It was a cold and stormy winter at my place. One of the pipes froze — ironically, a hot water pipe, but that tells you how cold it was. The power was out for four days. The well broke. When it was all over, I noticed that my file cabinet also got wet.
This caught me by surprise, as this was a molded plastic file cabinet that would ordinarily protect files from water, or that is what I had expected. Nevertheless, I found that all my files were damp, and some were beginning to show a few spots of mold. To save the files, I would have to scan them. I have spent the last six days sorting through the files. I peeled the pages apart, dried them enough to place them on the flatbed scanner, and scanned them one by one.
Fortunately, I did not have to scan everything. I have been relying less on paper files and had already scanned many of the most important paper files. For five years I had been scanning all new papers that came in, so the paper files were all at least five years old. Some file folders were actually empty. I had multiple copies of many of the papers. There were a dozen owner’s manuals that I could download instead of scanning. I discarded all of the magazine clippings I had set aside for reference. There were still 1,000 pages I decided to scan. In ideal circumstances I can scan 100 pages in an hour, but when paper has to be dried first, and it’s wrinkled, and pages have to be peeled apart, it takes much longer. It’s also fortunate that I didn’t have many pressing deadlines, and I was able to set aside many of my duties and hobbies to urgently convert my files to digital form.
The outcome too was fortunate, or perhaps I should say that my burst of action was rewarded: there weren’t any essential files that were too water-damaged to save. I finished scanning a few hours ago, and I have a computer folder of image files with descriptive names and dates so I can sort them out later. I saved just two dozen documents on paper. These were the papers you would probably expect anyone to keep, such as government-issued certificates and school transcripts. I am not sure what I will do with the file cabinet, which is none the worse for the incident. It seems unlikely that I will ever again have enough papers to fill up a file drawer. I may want to get a little waterproof (heck, fireproof) box for my few remaining paper files.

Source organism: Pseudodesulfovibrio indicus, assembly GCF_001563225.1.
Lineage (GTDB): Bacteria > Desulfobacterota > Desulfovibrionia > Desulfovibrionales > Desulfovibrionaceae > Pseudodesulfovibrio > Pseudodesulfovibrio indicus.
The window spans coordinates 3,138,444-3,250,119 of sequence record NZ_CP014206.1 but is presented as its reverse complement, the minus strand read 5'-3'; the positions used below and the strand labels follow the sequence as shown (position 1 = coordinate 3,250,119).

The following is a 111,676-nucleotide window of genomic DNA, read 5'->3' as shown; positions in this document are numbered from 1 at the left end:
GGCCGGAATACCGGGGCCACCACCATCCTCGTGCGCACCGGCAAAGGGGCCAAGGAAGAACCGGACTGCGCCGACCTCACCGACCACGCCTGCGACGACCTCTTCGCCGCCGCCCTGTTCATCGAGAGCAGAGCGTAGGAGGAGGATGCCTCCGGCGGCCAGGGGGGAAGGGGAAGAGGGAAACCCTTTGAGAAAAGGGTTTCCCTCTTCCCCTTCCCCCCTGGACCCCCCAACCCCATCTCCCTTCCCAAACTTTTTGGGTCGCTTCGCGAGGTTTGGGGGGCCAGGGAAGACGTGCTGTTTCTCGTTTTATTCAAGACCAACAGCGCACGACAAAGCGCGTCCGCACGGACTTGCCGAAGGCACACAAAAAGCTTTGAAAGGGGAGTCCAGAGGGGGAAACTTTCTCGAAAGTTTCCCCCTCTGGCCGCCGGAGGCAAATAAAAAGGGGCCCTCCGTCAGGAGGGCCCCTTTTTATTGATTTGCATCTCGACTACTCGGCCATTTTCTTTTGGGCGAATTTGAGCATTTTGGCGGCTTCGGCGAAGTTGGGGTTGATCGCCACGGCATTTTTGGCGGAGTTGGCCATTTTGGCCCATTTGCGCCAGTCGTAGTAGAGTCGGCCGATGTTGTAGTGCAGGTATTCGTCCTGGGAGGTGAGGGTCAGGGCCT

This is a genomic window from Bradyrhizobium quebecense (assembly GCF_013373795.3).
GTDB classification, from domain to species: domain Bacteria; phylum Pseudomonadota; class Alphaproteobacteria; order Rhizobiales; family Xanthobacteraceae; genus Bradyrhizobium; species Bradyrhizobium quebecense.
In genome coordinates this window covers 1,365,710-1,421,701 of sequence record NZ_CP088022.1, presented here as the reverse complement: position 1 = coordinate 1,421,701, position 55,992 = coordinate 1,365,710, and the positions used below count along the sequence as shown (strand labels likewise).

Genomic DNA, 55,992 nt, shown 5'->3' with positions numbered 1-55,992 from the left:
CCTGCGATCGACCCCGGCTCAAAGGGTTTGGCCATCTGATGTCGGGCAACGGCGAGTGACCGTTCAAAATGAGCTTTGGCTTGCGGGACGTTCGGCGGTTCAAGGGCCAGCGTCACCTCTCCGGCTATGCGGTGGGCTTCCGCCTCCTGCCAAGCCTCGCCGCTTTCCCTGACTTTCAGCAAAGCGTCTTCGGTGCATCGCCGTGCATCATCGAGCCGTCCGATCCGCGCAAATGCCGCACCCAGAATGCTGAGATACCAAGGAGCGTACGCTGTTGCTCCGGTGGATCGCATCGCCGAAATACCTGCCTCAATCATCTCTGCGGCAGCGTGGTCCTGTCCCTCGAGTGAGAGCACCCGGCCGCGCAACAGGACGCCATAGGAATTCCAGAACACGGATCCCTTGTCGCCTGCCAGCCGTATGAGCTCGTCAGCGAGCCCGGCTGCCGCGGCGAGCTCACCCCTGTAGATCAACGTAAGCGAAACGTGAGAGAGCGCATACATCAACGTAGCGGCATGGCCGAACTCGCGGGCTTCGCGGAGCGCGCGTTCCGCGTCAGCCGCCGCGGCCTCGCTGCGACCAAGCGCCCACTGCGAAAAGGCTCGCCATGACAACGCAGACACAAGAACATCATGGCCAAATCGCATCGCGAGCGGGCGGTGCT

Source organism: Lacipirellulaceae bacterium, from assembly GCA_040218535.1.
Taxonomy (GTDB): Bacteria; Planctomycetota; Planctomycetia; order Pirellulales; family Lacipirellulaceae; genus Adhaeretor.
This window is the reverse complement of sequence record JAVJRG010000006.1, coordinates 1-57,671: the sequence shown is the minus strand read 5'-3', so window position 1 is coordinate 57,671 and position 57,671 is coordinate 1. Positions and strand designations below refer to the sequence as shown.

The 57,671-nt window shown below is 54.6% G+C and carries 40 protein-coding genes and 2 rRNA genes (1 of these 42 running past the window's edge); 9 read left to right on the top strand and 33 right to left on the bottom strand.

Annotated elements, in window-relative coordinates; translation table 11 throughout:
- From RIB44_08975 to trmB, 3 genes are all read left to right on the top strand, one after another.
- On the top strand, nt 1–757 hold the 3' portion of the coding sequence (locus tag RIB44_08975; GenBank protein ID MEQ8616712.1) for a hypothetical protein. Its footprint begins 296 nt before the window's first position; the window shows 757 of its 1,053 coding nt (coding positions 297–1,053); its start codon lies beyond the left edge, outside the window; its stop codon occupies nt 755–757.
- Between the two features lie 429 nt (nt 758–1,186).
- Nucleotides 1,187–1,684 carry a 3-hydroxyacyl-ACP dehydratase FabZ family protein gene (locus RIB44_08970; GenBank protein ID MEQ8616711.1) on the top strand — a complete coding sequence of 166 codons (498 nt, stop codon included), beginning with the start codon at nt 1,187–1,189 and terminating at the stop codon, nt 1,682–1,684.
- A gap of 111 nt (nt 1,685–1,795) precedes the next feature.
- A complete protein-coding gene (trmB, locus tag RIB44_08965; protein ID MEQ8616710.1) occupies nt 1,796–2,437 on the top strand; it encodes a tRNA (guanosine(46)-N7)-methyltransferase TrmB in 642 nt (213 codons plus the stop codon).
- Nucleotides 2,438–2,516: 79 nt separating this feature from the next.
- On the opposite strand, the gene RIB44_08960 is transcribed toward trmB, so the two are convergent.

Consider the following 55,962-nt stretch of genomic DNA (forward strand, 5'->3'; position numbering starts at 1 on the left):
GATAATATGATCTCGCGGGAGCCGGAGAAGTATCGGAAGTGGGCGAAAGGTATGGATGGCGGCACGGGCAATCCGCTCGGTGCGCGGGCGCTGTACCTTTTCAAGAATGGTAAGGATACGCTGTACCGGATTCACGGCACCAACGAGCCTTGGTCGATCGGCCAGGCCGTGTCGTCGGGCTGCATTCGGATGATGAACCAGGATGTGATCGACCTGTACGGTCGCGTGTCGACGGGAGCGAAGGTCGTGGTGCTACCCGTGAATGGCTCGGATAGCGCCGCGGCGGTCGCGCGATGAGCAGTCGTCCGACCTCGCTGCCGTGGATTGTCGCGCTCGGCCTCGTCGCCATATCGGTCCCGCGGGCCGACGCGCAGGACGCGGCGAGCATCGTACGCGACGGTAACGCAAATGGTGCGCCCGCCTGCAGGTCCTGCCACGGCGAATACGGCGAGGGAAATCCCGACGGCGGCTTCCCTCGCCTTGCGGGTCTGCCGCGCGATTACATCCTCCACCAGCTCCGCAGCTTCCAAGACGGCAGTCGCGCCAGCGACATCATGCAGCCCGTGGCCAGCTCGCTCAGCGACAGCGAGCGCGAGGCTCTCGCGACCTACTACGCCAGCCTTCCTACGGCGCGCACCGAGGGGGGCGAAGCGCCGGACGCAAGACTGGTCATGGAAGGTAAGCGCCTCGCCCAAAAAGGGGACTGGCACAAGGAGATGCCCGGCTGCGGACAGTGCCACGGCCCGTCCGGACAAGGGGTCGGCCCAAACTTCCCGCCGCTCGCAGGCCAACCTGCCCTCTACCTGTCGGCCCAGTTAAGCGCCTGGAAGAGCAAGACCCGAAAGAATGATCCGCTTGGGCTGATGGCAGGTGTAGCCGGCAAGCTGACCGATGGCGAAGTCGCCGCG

I have written before about my file cabinet. A few years ago I had a five-drawer file cabinet, and those drawers were filled with files. I decided the five-drawer cabinet was too large, and with some difficulty I reduced the size of the files to fit in two drawers. Scanning technology improved and I switched to digital filing for everything new. My remaining paper files gradually became obsolete, so that when I got around to scanning my water-damaged file cabinet, it was not two drawers that I scanned, but barely a thousand pages, less than half of one drawer. Files have a way of expanding to fill the space you allocate to them, and my experience seems to bear this out. Now that I am no longer using a file cabinet, I expect to find that there are hardly any files to keep.
During my days of scanning I couldn’t help thinking that it would have been easier if I had done it before the files got wet. For that matter, throwing away the files I didn’t need would have gone better too — I could have put them in paper recycling instead of relegating them to the compost heap. But these are similar to the risks you find with owning any physical object, and it is one of several arguments for owning and keeping only the things you might actually need.